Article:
It sounds like you have a number of ideas as to why robustness was not achieved and how to correct those issues. Why is the project over now, rather than continuing having made those updates?
Yeah, the full reading list will be posted publicly once it's finalized.
Thanks for the recommendation! I was planning on including something from yourself/Vince/out of FOCAL, but wasn't sure which option to go with.
I was thinking RL systems for the case where an agent learns the correct outcome to optimize for but in the wrong environment, but the same issue applies for mesa-optimizers within any neural net.
As for why it tries to restart the training environment, it needs a similar environment to meet a goal that is only defined within that environment. If the part that's unclear is what a training environment means for something like a neural net trained with supervised learning, the analogy would be that the AI can somehow differentiate between training data (or a subset of it) and deployment data and wants to produce its outputs from inputs with the training qualities.
Re-reading your prior comment, I think I misunderstood it initially.
Training a proposal head on a given reporter seems inefficient, since we want the proposals to change as the reporter changes. I am not entirely certain how to efficiently generate proposals, but some search process conditional on the reporter seems feasible.
Human simulators will need larger changes to the predictor state to answer certain questions, as the answer to the question must be visible to a human observer. The predictor is then trained with a penalization term on how large of a change has to be made to the predictor to have it answer a certain way to specific questions given an initial scenario.
This proposal also works as an "audit" at the end, checking a variety of counterfactuals in order to catch human simulators, but this does not suggest a change to the reporter. Instead, it is a sign to scrap everything and start over.
I think some generality is necessary, otherwise we'd have to retrain the reporter every time the predictor is updated. That would rule out a lot of desirable uses for a reporter, like using its output in the training process.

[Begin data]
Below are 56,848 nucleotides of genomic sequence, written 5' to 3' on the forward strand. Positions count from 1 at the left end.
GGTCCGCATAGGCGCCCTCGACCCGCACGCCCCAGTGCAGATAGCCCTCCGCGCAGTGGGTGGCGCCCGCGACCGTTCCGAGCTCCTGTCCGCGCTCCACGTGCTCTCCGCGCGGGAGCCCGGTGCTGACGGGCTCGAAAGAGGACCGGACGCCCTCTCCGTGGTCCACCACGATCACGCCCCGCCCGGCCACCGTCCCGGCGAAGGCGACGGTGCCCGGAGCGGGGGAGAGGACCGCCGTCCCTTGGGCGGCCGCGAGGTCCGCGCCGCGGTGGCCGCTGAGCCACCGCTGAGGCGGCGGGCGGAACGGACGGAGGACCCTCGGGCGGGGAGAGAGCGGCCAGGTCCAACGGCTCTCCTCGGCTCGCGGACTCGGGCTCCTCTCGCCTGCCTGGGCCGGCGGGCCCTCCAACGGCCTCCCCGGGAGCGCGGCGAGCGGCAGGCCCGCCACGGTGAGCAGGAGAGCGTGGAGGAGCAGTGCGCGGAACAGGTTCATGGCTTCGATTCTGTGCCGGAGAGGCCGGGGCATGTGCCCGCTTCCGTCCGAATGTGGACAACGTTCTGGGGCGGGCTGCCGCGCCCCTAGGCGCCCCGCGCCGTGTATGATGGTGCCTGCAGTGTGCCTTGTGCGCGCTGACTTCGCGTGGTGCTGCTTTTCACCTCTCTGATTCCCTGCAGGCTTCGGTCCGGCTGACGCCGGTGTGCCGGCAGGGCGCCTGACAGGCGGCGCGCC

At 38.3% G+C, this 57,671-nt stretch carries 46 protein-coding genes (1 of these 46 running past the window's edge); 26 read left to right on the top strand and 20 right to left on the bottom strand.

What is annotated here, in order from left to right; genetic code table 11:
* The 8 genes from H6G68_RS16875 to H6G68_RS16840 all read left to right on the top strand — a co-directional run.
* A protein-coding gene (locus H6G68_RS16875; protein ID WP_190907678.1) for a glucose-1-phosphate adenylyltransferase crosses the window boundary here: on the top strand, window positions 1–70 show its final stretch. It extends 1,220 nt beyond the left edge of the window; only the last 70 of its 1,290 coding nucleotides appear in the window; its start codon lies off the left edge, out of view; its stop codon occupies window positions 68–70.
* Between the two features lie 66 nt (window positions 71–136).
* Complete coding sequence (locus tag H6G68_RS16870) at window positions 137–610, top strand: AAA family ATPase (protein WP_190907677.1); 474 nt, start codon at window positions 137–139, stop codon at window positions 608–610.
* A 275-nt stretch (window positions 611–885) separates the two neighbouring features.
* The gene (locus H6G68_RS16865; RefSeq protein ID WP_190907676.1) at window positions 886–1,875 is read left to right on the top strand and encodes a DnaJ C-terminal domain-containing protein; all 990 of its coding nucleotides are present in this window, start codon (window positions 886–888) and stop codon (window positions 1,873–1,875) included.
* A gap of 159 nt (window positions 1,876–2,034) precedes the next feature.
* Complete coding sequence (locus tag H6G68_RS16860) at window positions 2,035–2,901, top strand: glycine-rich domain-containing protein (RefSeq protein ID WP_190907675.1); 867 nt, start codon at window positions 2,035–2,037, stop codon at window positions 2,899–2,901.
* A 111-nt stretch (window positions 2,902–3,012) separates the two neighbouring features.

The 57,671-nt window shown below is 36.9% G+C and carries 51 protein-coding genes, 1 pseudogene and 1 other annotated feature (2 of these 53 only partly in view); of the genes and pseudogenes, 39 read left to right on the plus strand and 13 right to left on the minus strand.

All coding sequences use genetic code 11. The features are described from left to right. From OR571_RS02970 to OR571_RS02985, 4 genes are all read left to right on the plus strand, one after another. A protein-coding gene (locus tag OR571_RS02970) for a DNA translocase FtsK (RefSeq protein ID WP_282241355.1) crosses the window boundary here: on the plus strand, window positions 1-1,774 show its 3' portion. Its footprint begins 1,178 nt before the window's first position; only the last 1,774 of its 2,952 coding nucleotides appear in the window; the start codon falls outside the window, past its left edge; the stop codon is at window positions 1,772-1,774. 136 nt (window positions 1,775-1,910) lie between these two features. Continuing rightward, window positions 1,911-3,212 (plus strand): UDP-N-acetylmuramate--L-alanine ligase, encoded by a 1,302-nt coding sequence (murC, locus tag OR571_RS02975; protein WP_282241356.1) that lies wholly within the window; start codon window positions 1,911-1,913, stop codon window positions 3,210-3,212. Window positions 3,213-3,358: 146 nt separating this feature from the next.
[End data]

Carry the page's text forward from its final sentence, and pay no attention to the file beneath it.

I think of the proposed changes as coming from the reporter, or at least dependent on the reporter. Then, if the reporter does not have a good model of what is going on in the predictor beyond what a human could guess, it will be unable to propose a counterfactual predictor state.The issue with the training process as you describe it is part 3. It would require a direct translator to train on the difference between the desired and given answer. Instead, we want to train the reporter to do two functions, answer questions and propose changes. We could also just use the question answering functionality to do search over predictor state space without understanding it until we find a state that gives the desired answers to a set of questions.
I don't necessarily think we'd get an incoherent output, since it needs to be able to generalize to new questions, I expect a direct translator to answer questions by using computations to understanding a predictor (plus a model of natural language), rather than a function that maps the state of a particular predictor to answers for each question.
One reporter might only be able to understand the predictor up to a human level. If it gets a predictor with a human level understanding of the world, it can act as a direct translator, but if it gets a more complex predictor it would act as a human translator.
Or more generally increasing intelligence, for example through smart drugs or brain-computer interfaces.